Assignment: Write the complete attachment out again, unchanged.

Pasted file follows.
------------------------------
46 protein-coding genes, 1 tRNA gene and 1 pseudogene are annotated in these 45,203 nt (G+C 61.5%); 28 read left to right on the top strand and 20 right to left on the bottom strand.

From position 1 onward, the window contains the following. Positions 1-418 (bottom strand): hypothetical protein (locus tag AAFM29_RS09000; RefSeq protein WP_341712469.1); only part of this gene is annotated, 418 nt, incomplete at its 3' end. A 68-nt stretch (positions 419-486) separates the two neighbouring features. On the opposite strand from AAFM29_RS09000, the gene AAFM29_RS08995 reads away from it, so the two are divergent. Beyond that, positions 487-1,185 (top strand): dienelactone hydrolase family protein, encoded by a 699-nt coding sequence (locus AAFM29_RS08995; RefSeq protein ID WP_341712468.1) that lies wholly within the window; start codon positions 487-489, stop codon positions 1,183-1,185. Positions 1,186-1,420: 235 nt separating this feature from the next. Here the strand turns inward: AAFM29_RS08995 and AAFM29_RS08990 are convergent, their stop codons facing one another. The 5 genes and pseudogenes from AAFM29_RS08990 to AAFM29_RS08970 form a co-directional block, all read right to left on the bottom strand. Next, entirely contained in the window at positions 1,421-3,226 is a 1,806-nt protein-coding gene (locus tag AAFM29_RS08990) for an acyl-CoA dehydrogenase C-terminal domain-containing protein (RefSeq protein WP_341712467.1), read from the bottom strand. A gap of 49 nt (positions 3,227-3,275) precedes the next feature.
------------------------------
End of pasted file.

46 protein-coding genes, 1 tRNA gene and 1 pseudogene are annotated in these 45,203 nt (G+C 61.5%); 28 read left to right on the top strand and 20 right to left on the bottom strand.

From position 1 onward, the window contains the following. Positions 1-418 (bottom strand): hypothetical protein (locus tag AAFM29_RS09000; RefSeq protein WP_341712469.1); only part of this gene is annotated, 418 nt, incomplete at its 3' end. A 68-nt stretch (positions 419-486) separates the two neighbouring features. On the opposite strand from AAFM29_RS09000, the gene AAFM29_RS08995 reads away from it, so the two are divergent. Beyond that, positions 487-1,185 (top strand): dienelactone hydrolase family protein, encoded by a 699-nt coding sequence (locus AAFM29_RS08995; RefSeq protein ID WP_341712468.1) that lies wholly within the window; start codon positions 487-489, stop codon positions 1,183-1,185. Positions 1,186-1,420: 235 nt separating this feature from the next. Here the strand turns inward: AAFM29_RS08995 and AAFM29_RS08990 are convergent, their stop codons facing one another. The 5 genes and pseudogenes from AAFM29_RS08990 to AAFM29_RS08970 form a co-directional block, all read right to left on the bottom strand. Next, entirely contained in the window at positions 1,421-3,226 is a 1,806-nt protein-coding gene (locus tag AAFM29_RS08990) for an acyl-CoA dehydrogenase C-terminal domain-containing protein (RefSeq protein WP_341712467.1), read from the bottom strand. A gap of 49 nt (positions 3,227-3,275) precedes the next feature.